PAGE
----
Bypassing studios allowed Swift to release the movie in a timelier fashion (it was added to the calendar just six weeks ago). As a result, theaters became concert venues rather than ghost towns in what otherwise would have been a depressing fall at the movies.
“We’re talking about a tentpole-level opening that didn’t exist on the planning calendar a few months ago,” says Shawn Robbins, the chief analyst at Box Office Pro.
David A. Gross, who runs the movie consulting firm Franchise Entertainment Research, believes it otherwise would have taken a lot longer for the film to grace the big screen. “Movies that do this kind of business generally take 18 to 24 months to plan, produce and release,” he says. And that’s “usually after years of creative development.”
This doesn’t have to be a cautionary tale for studios; there’s innovation that doesn’t require going around traditional distributors. But Swift was successful because she wasn’t afraid to do things differently. She didn’t want to stick to the one-size-fits-all blockbuster approach to putting movies in theaters. Beyond her decision to partner with AMC, Swift’s film benefitted from unconventional showtimes, prices and marketing efforts. Her efforts could broaden the scope of what’s considered a draw on the big screen.
FOMO at the multiplex
Fans were encouraged to treat the theatrical experience less like a movie screening and more like a concert — with singing, dancing and (gasp!) even using phones to record videos of the fun. To be clear, this is one of the few films in history that would benefit from such a spectacle. But it’s also evident that people are craving a communal experience when they leave the house to watch a movie.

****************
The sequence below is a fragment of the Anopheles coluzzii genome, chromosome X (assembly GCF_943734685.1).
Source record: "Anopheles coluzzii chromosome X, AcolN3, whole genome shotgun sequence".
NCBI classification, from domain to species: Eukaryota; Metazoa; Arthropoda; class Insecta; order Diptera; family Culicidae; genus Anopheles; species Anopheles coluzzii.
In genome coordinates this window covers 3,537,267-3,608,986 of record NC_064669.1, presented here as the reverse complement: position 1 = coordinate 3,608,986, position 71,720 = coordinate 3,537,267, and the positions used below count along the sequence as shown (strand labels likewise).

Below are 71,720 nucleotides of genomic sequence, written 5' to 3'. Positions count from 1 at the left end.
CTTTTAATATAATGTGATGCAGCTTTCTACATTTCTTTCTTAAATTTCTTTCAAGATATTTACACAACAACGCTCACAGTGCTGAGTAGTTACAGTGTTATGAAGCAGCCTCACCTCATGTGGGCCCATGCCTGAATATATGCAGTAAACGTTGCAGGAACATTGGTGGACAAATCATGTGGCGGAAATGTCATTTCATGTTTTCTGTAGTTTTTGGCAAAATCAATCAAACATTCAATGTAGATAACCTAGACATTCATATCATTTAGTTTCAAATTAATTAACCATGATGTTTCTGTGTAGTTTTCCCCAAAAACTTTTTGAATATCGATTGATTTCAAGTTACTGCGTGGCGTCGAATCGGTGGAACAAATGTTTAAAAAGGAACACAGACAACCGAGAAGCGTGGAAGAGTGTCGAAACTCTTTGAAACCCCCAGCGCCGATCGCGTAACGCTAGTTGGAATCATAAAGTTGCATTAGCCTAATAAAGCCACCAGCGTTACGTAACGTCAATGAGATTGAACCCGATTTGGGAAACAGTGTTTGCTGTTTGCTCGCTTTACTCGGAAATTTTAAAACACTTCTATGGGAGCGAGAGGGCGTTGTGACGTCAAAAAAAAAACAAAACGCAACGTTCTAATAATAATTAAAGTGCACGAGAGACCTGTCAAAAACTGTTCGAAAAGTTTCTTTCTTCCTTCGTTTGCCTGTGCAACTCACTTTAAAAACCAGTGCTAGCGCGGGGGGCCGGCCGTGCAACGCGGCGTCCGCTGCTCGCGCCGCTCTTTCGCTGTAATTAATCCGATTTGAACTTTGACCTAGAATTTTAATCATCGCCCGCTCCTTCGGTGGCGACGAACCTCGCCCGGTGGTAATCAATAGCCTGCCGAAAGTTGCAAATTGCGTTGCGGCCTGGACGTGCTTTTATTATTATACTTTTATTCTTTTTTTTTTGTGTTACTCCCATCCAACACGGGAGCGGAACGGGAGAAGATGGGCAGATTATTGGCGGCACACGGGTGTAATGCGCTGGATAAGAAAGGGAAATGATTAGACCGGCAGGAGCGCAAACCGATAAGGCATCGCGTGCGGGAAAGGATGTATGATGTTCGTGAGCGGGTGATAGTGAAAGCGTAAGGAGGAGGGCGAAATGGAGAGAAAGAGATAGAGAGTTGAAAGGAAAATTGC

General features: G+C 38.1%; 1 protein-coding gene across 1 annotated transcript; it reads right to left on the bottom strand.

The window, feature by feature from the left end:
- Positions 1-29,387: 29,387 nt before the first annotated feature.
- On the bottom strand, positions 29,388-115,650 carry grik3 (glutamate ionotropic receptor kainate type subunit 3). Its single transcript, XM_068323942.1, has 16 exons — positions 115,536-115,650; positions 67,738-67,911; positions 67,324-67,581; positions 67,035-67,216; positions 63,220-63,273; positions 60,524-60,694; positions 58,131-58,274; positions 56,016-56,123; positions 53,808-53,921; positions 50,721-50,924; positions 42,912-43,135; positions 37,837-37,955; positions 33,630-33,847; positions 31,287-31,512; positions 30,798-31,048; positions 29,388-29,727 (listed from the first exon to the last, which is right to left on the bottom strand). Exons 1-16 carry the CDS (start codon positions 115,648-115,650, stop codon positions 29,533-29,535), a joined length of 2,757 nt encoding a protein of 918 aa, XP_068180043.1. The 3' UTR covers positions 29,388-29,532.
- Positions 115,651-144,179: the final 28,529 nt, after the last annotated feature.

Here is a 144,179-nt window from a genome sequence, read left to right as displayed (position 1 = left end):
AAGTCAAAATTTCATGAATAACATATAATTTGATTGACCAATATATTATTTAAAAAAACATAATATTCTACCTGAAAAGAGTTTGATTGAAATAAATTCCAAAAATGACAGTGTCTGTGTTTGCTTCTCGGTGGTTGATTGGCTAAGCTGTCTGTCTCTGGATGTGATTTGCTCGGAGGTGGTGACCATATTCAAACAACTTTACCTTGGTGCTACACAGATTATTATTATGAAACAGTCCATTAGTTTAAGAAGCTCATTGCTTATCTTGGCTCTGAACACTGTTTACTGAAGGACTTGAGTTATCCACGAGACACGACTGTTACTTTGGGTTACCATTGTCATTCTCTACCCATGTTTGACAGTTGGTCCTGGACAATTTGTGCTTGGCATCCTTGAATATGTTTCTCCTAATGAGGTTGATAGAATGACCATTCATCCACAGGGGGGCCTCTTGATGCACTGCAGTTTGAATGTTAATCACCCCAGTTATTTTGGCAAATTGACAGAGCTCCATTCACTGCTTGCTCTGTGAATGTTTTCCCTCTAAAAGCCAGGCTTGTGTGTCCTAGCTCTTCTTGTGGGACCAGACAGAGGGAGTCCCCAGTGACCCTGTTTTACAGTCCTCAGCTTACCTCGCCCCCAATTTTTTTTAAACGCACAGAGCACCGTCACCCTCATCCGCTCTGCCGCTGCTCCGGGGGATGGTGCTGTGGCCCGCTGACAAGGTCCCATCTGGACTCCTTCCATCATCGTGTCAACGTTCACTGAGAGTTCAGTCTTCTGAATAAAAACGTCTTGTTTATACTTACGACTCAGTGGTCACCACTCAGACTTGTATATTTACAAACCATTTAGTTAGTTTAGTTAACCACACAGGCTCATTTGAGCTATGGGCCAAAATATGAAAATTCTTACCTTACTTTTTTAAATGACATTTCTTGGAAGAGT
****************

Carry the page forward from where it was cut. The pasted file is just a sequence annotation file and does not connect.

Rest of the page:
The other biggest movie event of the year, “Barbenheimer,” the portmanteau for this summer’s popular double feature of “Barbie” and “Oppenheimer,” stoked a similar cultural craze. In that case, fans dressed up in pink (and black, for the Oppie heads in the house), and got a chance to be surrounded by people who were equally excited to be in the theater. The same was true earlier in 2023 with the campy sleeper hit “M3GAN.”
With “The Eras Tour,” one moviegoer went to several screenings during opening weekend because of the ambiance in the theater. “It was full of joy and happiness,” Jared Bass, a 25-year-old Manhattan resident, told Variety. “Is it nice to watch the movie? Yeah,” he says. “But the atmosphere is what brings me back.”
Often duplicated, rarely replicated
Hollywood loves a trend, but it doesn’t always identify the right follow-up. Hence the reason why there are 300 movies in development about Mattel toys rather than 300 projects in the works from the brain of “Barbie” director-writer Greta Gerwig. Plenty of music artists and Hollywood players will want to bring concert films to the big screen in the hopes of capturing a fraction of the frenzy around Swift. But the harsh reality is that very few will be able to get as many people to buy tickets. The good news is that these types of films don’t cost much to make, so they don’t require Swift-size returns to turn a profit. And that’s important because something this huge rarely comes around in this (or any) era.